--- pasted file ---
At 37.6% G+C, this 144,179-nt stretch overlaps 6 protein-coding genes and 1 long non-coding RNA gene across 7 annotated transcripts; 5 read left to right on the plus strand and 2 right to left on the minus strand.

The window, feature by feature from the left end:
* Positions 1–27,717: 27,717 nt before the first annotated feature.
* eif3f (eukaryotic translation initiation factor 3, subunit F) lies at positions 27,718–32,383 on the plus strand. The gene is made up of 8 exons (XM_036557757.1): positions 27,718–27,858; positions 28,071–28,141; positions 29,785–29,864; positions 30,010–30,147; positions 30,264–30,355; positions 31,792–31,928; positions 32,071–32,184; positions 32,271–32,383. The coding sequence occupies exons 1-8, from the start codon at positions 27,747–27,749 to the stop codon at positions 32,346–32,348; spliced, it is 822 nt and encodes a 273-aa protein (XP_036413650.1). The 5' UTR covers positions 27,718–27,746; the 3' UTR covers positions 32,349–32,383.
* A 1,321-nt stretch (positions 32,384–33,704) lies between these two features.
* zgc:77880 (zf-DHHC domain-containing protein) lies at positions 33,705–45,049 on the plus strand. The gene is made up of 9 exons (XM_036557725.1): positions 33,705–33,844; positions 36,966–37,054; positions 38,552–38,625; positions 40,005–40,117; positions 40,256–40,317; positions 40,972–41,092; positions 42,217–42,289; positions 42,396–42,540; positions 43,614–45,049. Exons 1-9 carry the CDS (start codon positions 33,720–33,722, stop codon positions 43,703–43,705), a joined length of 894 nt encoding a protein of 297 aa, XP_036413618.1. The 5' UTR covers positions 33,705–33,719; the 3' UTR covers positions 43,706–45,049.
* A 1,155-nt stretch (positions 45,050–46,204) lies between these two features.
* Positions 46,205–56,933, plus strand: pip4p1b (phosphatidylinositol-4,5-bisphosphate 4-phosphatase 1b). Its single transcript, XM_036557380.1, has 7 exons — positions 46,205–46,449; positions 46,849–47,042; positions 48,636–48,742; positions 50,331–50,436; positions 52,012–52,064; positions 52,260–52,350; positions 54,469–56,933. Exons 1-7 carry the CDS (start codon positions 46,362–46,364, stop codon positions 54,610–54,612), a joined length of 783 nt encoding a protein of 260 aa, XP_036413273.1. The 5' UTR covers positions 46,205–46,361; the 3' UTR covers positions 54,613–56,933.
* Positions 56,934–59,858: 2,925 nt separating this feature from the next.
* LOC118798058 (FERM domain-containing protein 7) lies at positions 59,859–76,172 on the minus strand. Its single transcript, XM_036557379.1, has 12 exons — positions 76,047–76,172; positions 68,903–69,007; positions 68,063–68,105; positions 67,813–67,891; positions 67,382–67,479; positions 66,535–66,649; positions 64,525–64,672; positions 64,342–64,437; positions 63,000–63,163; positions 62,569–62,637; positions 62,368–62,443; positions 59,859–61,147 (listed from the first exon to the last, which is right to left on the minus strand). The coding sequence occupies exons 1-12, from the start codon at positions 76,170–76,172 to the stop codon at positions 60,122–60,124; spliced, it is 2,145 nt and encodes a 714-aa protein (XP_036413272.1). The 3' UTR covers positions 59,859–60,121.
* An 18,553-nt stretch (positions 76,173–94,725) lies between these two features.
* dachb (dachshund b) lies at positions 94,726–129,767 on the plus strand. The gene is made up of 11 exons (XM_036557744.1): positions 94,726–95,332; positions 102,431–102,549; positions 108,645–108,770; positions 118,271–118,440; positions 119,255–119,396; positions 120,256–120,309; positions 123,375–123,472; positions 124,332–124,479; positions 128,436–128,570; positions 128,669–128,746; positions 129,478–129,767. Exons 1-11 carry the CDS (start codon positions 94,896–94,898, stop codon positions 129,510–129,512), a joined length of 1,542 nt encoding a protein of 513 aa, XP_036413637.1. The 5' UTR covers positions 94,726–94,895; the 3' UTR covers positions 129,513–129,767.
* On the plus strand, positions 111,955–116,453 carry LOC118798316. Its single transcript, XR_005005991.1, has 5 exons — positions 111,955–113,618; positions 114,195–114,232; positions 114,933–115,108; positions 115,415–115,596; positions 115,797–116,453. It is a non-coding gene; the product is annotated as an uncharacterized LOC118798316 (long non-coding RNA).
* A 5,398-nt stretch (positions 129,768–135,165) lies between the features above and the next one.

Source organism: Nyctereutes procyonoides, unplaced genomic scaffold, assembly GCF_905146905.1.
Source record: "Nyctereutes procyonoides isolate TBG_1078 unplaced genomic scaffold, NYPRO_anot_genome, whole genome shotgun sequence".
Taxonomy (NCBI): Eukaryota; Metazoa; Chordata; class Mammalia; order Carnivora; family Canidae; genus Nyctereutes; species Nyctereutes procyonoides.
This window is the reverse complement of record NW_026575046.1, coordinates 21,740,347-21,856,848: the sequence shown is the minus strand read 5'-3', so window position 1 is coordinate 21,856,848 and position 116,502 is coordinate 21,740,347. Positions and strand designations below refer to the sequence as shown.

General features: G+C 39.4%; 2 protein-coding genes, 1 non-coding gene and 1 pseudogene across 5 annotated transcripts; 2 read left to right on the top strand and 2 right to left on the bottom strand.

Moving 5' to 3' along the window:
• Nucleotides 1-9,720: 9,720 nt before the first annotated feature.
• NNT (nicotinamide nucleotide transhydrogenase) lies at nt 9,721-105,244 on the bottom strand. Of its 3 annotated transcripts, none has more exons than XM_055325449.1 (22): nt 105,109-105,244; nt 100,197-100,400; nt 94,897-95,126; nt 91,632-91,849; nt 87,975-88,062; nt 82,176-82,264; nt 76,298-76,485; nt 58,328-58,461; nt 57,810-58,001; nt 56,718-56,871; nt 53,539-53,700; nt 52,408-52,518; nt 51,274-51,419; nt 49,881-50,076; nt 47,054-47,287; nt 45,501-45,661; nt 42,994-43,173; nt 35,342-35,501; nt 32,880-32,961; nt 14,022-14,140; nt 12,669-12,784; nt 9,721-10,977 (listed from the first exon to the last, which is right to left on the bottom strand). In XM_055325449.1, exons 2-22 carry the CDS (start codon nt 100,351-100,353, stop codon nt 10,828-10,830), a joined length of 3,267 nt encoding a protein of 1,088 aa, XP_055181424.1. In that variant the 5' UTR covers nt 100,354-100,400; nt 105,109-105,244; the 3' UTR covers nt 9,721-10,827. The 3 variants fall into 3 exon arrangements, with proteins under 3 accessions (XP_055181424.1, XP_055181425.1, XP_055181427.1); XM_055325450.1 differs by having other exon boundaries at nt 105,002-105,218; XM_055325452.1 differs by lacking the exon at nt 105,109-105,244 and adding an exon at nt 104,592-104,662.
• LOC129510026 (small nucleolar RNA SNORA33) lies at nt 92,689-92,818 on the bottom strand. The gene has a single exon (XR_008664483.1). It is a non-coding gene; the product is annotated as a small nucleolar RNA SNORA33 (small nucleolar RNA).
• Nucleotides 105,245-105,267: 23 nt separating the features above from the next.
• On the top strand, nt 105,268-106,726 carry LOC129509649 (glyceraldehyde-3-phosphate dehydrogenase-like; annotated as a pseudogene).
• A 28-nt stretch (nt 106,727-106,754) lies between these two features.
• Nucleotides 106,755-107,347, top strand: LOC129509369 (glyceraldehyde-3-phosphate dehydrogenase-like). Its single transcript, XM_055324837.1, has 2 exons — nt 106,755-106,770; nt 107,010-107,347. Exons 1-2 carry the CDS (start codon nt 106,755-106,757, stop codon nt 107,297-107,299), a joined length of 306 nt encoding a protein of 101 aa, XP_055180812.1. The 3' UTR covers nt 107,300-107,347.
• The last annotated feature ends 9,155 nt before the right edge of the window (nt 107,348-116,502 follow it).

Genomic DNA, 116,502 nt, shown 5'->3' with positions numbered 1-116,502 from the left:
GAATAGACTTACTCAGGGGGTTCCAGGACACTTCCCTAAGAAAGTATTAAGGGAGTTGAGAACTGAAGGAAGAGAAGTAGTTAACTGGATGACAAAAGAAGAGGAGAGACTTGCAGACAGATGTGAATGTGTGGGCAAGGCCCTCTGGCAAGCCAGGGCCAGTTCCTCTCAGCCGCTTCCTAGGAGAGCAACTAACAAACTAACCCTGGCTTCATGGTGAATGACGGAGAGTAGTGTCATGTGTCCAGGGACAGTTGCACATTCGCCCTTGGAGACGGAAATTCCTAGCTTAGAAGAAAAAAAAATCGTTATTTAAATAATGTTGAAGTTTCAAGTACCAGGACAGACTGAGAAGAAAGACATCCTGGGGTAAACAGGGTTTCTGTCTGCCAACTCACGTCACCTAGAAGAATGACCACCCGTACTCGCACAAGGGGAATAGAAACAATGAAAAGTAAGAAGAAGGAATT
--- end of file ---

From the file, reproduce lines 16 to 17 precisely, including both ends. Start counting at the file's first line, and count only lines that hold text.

Source record: "Nyctereutes procyonoides isolate TBG_1078 unplaced genomic scaffold, NYPRO_anot_genome, whole genome shotgun sequence".
Taxonomy (NCBI): Eukaryota; Metazoa; Chordata; class Mammalia; order Carnivora; family Canidae; genus Nyctereutes; species Nyctereutes procyonoides.